May 12, 2011

Today we go to Versailles!  It was our first attempt to travel beyond the Metro on the RER train system, and we managed it pretty well (only one minor mishap).  Even after the Louvre, there is no excuse for Versailles!  We arrived at the palace in the late morning, and it was as crowded as predicted.  As you can see, the day was gorgeous – sunny and a little breezy and cool.


Bess and Vicki lost each other in the Hall of Mirrors in the Royal Apartments about noon, and we didn’t find each other until about 6:00 pm as the park was closing.

Do visit the web page (above) as our pictures can’t possibly do it justice.

If I lived in Paris, I would come out here often for the day, and stroll (rather, hike) around the gardens.  Golden Gate Park, eat your heart out!

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May 11, 2011

Today is “museum day” – after today we’ll see how many more museum days we need.  We know that we can get a 2-day museum pass at any FNAC store ( a kind of media supermarket, one of which is on the Avenue des Champs-Élysées.  As this is also the address of a Tory-recommended place to have coffee/tea/macarons/eclairs/chocolate/etc. – Ladurée – well, then, Champs-Élysées here we come!  (Vicki may never learn to pronounce Champs-Élysées even with Bess’s coaching.  Shawn-zee-leez?)

First, Metro to Champs-Élysées-Clemenceau where we pop up under the galloping sculpture atop the north end of the Grand Palais:        

Then for a stroll down the famous avenue looking for macarons.  Ah!  There it is!  Ladurée!  (      Tory!  Now I know what all the fuss about macarons is about.  They look like this:          

and you can take them home elegantly, like this:

Our stroll continues:  Artcurial        

The FNAC store was out of museum passes, but oh, the potential for shopping!


  And at the end of the street:

There it is:      The Arc de Triomphe!                                                           We didn’t go up top, but we did get our museum passes here!

So, off we go to the Rodin Museum!!   (camera is fogging up – sorry).  The museum and the grounds are lovely – a respite from the bustling city all around.  You can imagine Rodin living and working here.  The roses!  Beautiful!


      It was a treat to see works by Camille Claudel also.      Then – off to see where Napoleon is!

L’Hôtel des Invalides, visible from the Rodin Museum, is Napoleon’s final resting place.  It is also a gigantic army museum with over 500,000 exhibits, covering weapons and armor from prehistoric times to the present day.  It was and is a hospital and retirement home for war veterans.



Whew!  Much more to go!  We walk back to the Avenue des Champs-Élysées and head east towards the Louvre.  An Egyptian obelisk, zowie!  It was here (at the Place de la Concord) that Louis VI and Marie Antoinette were guillotined in 1793.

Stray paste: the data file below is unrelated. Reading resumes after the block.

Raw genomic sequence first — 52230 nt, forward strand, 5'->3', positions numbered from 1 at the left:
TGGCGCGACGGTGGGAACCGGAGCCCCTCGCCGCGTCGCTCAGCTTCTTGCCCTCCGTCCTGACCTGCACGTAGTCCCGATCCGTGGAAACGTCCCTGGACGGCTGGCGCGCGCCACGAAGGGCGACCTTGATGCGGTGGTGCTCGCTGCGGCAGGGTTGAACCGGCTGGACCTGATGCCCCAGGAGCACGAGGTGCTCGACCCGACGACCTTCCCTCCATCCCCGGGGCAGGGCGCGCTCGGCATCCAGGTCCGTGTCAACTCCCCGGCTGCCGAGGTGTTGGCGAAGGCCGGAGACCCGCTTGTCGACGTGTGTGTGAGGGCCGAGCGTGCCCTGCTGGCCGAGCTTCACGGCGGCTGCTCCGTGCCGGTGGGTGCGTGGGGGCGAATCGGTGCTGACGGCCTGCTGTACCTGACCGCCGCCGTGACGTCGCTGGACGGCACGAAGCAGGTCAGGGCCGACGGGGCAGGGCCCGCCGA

On the way, we pass the Musee de l’Orangerie, and thought we’d pop in, seeing as how we have a museum pass.  omg.  There was much to see, including amazing early Picassos and Renoirs, but I will never ever forget the Monet murals. He was painting these when my mother was born. . .

And on through the Jardin des Tuileries toward the Louvre.  Much was being renovated in this park – we didn’t stop but enjoyed our stroll.  I’ll come back some day and promenade like a Parisian!


So, Alex, here I am.  Thank you, thank you.      We did see the Mona Lisa, through the crowds.  She is actually kinda little and dark. . .


The experience of the Louvre is unlike any other.   Check it out:  We enjoyed a sandwich in the basement cafe and conversation with a lady American professor who gave us tips on traveling through France, should we want to do that.  I want to come back to Paris and spend a week here.  At least.  For now, I need band-aids for my feet and a hot bath for the rest of me.  And maybe a nice supper at a good restaurant. . . so, “home.”

After a nice rest and soak, we head out for dinner (now we know not to try to dine much before 9:00 pm) and find l’Hermes, a small neighborhood restaurant recommended highly by our hosts.  The evening was cooling as we took seats at a table on the sidewalk.  I had duck and Bess had languostine (a kind of lobster), but I haven’t words to describe how delicious.  Being famished didn’t hurt, but wasn’t a necessary spice.  The manager spoke some English, and took great pride in her food.  As well she should. . .  I am so grateful that Bess knows her way around a French menu!  (The cute waiter was grateful as well).